This morning, we have more evidence of the widespread refusal in our culture to name a rape a rape:
Former University of Colorado linebacker Michael Sipili was arrested Tuesday morning on suspicion of sexually assaulting a 22-year-old woman last month at an off-campus apartment, according to Boulder police.
. . . . . .
Witnesses told police that Sipili went into a room at the apartment with one woman. He then entered a room in which his friend and the other woman were engaged in consensual sex.
That woman told detectives that the next thing she knew, Sipili began having sex with her. She said she told him to stop and said “this hurts” numerous times.
She said Sipili had sex with her for about five to 10 minutes before leaving.
When the woman got up to leave, the affidavit said, she noticed blood on the sheets and said Sipili’s friend tried to cover it up.
A rape examination later revealed she had suffered multiple tears to her vagina, according to the affidavit.
What??? A “rape examination?” The story said merely that the alleged perpetrator “had sex with her.“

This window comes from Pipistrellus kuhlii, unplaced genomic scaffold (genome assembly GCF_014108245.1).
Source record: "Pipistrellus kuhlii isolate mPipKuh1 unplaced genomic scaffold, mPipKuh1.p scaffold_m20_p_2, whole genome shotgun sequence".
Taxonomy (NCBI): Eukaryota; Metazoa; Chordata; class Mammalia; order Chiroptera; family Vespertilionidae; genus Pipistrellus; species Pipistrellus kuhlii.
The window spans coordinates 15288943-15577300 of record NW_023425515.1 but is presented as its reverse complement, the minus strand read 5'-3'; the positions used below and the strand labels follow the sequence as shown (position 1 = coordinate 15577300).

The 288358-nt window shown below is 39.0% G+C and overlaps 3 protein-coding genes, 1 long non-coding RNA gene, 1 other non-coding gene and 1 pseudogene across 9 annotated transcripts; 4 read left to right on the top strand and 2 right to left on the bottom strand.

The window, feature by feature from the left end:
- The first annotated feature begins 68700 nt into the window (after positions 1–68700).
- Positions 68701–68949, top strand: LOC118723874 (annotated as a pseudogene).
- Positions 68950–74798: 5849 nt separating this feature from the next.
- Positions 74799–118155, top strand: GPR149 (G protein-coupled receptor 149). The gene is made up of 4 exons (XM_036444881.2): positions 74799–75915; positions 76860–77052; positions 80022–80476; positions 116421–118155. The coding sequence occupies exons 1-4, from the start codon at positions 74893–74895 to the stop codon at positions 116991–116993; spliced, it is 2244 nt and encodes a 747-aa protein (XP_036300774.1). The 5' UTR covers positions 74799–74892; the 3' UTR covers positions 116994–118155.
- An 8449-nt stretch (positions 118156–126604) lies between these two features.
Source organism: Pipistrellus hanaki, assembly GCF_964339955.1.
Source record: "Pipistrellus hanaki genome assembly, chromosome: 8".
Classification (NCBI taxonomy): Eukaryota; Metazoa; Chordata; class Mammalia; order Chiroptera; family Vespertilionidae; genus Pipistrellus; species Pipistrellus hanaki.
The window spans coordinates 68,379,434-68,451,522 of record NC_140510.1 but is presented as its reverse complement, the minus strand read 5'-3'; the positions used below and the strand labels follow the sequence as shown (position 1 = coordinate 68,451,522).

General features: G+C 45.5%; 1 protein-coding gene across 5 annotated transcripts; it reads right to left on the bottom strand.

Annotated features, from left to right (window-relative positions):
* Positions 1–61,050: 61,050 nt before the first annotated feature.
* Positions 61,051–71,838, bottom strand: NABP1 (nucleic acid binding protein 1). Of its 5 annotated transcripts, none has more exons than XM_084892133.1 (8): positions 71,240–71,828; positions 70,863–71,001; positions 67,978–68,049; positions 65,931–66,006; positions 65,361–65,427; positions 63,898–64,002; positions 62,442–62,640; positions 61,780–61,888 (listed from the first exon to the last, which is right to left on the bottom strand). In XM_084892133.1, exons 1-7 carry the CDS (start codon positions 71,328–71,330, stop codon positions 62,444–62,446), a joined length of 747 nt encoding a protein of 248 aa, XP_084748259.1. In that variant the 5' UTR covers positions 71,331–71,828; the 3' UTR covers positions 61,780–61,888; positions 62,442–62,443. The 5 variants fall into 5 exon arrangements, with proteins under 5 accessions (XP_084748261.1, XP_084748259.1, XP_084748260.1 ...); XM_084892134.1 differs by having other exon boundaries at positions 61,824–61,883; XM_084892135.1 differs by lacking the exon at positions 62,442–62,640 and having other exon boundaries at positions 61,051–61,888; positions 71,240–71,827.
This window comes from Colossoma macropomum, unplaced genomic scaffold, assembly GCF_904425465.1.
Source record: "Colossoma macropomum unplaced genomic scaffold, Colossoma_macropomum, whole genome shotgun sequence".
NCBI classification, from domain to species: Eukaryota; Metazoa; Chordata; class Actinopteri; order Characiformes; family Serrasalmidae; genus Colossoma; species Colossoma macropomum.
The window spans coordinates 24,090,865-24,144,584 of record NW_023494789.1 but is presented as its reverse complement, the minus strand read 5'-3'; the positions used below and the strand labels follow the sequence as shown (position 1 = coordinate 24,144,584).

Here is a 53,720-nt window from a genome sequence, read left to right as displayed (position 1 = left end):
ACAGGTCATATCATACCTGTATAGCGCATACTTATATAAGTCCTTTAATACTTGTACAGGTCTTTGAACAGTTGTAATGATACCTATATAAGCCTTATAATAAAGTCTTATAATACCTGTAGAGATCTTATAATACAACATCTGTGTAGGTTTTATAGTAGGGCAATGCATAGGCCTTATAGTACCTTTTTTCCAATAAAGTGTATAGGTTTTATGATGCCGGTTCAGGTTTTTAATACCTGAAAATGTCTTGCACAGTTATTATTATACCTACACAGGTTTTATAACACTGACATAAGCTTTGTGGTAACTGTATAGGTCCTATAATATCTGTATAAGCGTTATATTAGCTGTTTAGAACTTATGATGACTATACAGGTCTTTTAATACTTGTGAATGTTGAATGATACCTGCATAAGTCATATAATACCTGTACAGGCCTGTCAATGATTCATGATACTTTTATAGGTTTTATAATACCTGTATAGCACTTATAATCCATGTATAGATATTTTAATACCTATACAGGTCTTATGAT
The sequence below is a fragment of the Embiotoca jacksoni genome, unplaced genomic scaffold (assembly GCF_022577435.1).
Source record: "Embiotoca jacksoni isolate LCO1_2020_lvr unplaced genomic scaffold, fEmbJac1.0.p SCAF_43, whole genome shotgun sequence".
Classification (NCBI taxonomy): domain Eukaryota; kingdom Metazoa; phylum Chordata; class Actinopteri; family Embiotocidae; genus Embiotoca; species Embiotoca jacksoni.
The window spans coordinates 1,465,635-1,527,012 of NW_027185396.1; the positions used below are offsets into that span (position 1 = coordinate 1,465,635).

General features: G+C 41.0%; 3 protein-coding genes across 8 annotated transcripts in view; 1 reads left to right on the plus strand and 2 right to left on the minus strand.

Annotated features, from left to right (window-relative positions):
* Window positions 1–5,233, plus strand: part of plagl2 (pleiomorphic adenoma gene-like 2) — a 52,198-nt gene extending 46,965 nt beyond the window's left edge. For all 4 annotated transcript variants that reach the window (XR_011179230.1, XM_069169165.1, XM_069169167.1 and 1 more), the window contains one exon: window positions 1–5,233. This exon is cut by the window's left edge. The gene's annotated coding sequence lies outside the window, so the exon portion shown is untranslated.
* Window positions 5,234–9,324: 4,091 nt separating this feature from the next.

How would it feel to live in a world in which reporters and newspapers actually used the verb “to rape” or “to commit sexual assault” when describing an arrest for rape or sexual assault? I’m totally cool with the nouns “alleged rape” and “alleged rapist,” since of course no one has yet been convicted.
Let’s give credit where credit is due: neither the Denver Post nor the Boulder Daily Camera article on which it was based use the term “accuser,” as though a lone woman were accusing the perpetrator of sexual assault and bringing him up on charges and not the Boulder County District Attorney’s office. (The Daily Camerastory actually uses the old-fashioned, unmodified term “victim” once, which is appropriate since the DA’s office has in fact determined that a crime was committed.)
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